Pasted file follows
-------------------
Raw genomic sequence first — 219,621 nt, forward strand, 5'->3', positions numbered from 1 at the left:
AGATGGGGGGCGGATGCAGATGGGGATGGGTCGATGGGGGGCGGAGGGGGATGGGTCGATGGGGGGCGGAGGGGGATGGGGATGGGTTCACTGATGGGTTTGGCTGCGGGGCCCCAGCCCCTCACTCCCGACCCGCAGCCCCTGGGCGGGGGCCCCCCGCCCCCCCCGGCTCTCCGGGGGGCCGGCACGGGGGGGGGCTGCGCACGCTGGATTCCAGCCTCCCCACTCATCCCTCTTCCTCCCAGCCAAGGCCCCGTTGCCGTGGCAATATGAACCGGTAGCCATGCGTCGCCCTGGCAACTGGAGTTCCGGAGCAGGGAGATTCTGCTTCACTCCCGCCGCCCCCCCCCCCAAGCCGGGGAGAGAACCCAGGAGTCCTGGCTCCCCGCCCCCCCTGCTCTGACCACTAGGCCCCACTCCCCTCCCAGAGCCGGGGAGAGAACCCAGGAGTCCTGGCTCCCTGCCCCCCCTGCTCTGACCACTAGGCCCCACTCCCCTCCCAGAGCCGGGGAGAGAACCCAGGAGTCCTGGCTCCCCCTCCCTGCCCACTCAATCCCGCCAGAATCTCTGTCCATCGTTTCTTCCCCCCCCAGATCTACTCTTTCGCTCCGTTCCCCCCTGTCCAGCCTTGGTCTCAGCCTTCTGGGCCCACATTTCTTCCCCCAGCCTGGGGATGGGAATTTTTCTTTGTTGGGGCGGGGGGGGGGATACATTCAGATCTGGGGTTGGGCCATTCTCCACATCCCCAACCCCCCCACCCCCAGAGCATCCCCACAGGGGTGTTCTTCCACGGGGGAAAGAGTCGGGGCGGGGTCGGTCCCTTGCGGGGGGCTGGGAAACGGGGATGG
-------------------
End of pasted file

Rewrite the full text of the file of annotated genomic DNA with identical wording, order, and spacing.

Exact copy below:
Raw genomic sequence first — 219,621 nt, forward strand, 5'->3', positions numbered from 1 at the left:
AGATGGGGGGCGGATGCAGATGGGGATGGGTCGATGGGGGGCGGAGGGGGATGGGTCGATGGGGGGCGGAGGGGGATGGGGATGGGTTCACTGATGGGTTTGGCTGCGGGGCCCCAGCCCCTCACTCCCGACCCGCAGCCCCTGGGCGGGGGCCCCCCGCCCCCCCCGGCTCTCCGGGGGGCCGGCACGGGGGGGGGCTGCGCACGCTGGATTCCAGCCTCCCCACTCATCCCTCTTCCTCCCAGCCAAGGCCCCGTTGCCGTGGCAATATGAACCGGTAGCCATGCGTCGCCCTGGCAACTGGAGTTCCGGAGCAGGGAGATTCTGCTTCACTCCCGCCGCCCCCCCCCCCAAGCCGGGGAGAGAACCCAGGAGTCCTGGCTCCCCGCCCCCCCTGCTCTGACCACTAGGCCCCACTCCCCTCCCAGAGCCGGGGAGAGAACCCAGGAGTCCTGGCTCCCTGCCCCCCCTGCTCTGACCACTAGGCCCCACTCCCCTCCCAGAGCCGGGGAGAGAACCCAGGAGTCCTGGCTCCCCCTCCCTGCCCACTCAATCCCGCCAGAATCTCTGTCCATCGTTTCTTCCCCCCCCAGATCTACTCTTTCGCTCCGTTCCCCCCTGTCCAGCCTTGGTCTCAGCCTTCTGGGCCCACATTTCTTCCCCCAGCCTGGGGATGGGAATTTTTCTTTGTTGGGGCGGGGGGGGGGATACATTCAGATCTGGGGTTGGGCCATTCTCCACATCCCCAACCCCCCCACCCCCAGAGCATCCCCACAGGGGTGTTCTTCCACGGGGGAAAGAGTCGGGGCGGGGTCGGTCCCTTGCGGGGGGCTGGGAAACGGGGATGG